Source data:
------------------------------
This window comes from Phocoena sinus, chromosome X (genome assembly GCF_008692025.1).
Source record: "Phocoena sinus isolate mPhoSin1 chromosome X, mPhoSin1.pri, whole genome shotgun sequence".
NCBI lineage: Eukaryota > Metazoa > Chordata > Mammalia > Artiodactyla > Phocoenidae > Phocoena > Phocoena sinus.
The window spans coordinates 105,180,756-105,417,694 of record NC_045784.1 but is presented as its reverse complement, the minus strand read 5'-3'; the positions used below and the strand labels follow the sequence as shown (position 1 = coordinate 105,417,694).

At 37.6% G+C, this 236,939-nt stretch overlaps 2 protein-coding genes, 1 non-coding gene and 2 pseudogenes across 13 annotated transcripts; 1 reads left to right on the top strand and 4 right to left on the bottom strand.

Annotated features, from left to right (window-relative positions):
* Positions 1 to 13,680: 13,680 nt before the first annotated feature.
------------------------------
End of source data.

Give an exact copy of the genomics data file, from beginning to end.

This window comes from Phocoena sinus, chromosome X (genome assembly GCF_008692025.1).
Source record: "Phocoena sinus isolate mPhoSin1 chromosome X, mPhoSin1.pri, whole genome shotgun sequence".
NCBI lineage: Eukaryota > Metazoa > Chordata > Mammalia > Artiodactyla > Phocoenidae > Phocoena > Phocoena sinus.
The window spans coordinates 105,180,756-105,417,694 of record NC_045784.1 but is presented as its reverse complement, the minus strand read 5'-3'; the positions used below and the strand labels follow the sequence as shown (position 1 = coordinate 105,417,694).

At 37.6% G+C, this 236,939-nt stretch overlaps 2 protein-coding genes, 1 non-coding gene and 2 pseudogenes across 13 annotated transcripts; 1 reads left to right on the top strand and 4 right to left on the bottom strand.

Annotated features, from left to right (window-relative positions):
* Positions 1 to 13,680: 13,680 nt before the first annotated feature.